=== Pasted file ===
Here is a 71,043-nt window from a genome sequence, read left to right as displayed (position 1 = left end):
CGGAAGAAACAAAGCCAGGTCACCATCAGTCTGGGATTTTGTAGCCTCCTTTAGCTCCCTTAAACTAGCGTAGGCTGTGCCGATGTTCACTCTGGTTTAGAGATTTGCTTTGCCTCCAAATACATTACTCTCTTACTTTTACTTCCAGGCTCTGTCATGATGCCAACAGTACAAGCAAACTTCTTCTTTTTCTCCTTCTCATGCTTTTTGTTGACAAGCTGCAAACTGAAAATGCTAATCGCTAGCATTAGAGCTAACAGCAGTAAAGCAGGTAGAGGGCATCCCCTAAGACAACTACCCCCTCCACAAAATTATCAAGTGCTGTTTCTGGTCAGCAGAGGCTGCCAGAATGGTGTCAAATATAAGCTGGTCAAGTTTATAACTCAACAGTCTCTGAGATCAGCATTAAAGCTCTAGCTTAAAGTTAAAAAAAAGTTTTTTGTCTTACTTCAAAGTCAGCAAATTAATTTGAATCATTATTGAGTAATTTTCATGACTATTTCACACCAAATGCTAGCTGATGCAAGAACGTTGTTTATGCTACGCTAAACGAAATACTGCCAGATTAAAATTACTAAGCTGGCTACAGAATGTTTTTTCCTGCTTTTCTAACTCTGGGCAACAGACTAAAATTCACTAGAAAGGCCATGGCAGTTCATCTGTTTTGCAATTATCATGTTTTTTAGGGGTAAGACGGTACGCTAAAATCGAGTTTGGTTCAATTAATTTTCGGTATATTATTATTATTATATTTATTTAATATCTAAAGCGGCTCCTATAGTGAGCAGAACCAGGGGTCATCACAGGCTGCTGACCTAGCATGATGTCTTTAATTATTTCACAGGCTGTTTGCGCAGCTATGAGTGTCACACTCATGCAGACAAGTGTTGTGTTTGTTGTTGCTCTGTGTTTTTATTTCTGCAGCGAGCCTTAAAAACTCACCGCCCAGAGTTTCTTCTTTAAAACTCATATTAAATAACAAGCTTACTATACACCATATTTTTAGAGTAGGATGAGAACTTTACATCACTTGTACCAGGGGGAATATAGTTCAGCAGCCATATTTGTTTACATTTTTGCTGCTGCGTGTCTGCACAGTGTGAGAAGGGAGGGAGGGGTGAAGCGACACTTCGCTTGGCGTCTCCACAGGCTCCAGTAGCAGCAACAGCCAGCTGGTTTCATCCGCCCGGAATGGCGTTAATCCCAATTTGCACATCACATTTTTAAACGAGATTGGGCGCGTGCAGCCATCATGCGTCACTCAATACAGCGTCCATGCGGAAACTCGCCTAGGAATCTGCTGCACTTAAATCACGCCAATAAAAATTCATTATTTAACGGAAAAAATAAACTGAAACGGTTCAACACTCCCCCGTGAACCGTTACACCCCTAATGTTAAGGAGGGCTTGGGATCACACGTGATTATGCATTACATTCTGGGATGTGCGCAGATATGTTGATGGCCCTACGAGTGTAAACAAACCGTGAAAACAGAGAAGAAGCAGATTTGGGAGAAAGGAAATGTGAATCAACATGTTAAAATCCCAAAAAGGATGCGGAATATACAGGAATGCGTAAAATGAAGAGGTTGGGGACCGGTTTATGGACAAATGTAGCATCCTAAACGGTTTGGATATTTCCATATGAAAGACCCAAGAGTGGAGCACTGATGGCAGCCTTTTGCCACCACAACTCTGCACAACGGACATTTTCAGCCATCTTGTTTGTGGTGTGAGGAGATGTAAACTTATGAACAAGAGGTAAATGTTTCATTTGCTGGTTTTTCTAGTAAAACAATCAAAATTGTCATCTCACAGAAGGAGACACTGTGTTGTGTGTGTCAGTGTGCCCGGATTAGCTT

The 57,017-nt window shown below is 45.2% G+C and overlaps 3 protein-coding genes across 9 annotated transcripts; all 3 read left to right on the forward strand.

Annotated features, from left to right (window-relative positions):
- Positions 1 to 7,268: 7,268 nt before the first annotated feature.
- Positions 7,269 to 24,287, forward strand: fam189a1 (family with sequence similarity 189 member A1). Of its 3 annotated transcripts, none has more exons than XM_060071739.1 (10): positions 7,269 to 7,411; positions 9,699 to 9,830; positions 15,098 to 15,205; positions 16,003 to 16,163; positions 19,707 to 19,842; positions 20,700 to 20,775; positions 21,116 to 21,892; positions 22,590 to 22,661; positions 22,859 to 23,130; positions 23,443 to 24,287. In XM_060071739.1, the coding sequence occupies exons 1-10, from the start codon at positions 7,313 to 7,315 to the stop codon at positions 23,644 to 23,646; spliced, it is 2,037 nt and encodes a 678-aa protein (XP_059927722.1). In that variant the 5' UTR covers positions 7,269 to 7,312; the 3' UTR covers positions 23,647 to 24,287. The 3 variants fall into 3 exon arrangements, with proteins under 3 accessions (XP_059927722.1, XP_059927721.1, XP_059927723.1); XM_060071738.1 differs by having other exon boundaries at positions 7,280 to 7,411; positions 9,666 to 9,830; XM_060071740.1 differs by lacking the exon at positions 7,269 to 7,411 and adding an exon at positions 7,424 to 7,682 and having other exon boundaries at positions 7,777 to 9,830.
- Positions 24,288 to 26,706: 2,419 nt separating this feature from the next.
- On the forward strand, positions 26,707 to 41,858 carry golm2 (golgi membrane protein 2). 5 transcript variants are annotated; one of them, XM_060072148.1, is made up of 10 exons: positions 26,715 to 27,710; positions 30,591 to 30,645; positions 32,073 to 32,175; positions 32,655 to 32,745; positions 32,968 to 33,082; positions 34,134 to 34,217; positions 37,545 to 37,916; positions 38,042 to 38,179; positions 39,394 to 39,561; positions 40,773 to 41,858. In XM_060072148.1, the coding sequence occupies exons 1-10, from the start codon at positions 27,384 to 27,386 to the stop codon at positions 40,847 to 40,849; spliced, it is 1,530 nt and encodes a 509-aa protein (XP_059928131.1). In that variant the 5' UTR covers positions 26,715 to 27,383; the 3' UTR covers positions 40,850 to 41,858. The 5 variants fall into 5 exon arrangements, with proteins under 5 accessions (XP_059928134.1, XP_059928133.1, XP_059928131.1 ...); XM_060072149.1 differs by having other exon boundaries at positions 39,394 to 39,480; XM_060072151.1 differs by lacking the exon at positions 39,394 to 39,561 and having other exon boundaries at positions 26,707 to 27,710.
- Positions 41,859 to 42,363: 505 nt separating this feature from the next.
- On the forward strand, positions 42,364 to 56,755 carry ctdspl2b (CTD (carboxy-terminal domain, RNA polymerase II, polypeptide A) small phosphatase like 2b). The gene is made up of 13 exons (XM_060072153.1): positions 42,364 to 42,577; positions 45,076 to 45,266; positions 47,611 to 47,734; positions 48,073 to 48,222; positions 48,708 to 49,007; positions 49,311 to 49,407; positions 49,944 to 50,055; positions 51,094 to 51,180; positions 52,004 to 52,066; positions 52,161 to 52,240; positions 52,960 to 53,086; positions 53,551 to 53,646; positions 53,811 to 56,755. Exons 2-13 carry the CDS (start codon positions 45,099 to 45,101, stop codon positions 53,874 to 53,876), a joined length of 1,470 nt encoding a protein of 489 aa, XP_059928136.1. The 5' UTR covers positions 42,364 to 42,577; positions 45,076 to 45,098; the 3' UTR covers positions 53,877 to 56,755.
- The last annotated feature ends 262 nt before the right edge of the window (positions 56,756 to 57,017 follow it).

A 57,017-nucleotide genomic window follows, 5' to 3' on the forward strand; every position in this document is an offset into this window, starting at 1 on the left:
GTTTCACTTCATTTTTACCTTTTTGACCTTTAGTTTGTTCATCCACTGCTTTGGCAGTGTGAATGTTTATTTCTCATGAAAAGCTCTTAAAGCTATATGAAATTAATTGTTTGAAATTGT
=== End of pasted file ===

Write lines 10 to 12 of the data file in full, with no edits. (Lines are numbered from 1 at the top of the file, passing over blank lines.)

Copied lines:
- On the forward strand, positions 42,364 to 56,755 carry ctdspl2b (CTD (carboxy-terminal domain, RNA polymerase II, polypeptide A) small phosphatase like 2b). The gene is made up of 13 exons (XM_060072153.1): positions 42,364 to 42,577; positions 45,076 to 45,266; positions 47,611 to 47,734; positions 48,073 to 48,222; positions 48,708 to 49,007; positions 49,311 to 49,407; positions 49,944 to 50,055; positions 51,094 to 51,180; positions 52,004 to 52,066; positions 52,161 to 52,240; positions 52,960 to 53,086; positions 53,551 to 53,646; positions 53,811 to 56,755. Exons 2-13 carry the CDS (start codon positions 45,099 to 45,101, stop codon positions 53,874 to 53,876), a joined length of 1,470 nt encoding a protein of 489 aa, XP_059928136.1. The 5' UTR covers positions 42,364 to 42,577; positions 45,076 to 45,098; the 3' UTR covers positions 53,877 to 56,755.
- The last annotated feature ends 262 nt before the right edge of the window (positions 56,756 to 57,017 follow it).

A 57,017-nucleotide genomic window follows, 5' to 3' on the forward strand; every position in this document is an offset into this window, starting at 1 on the left: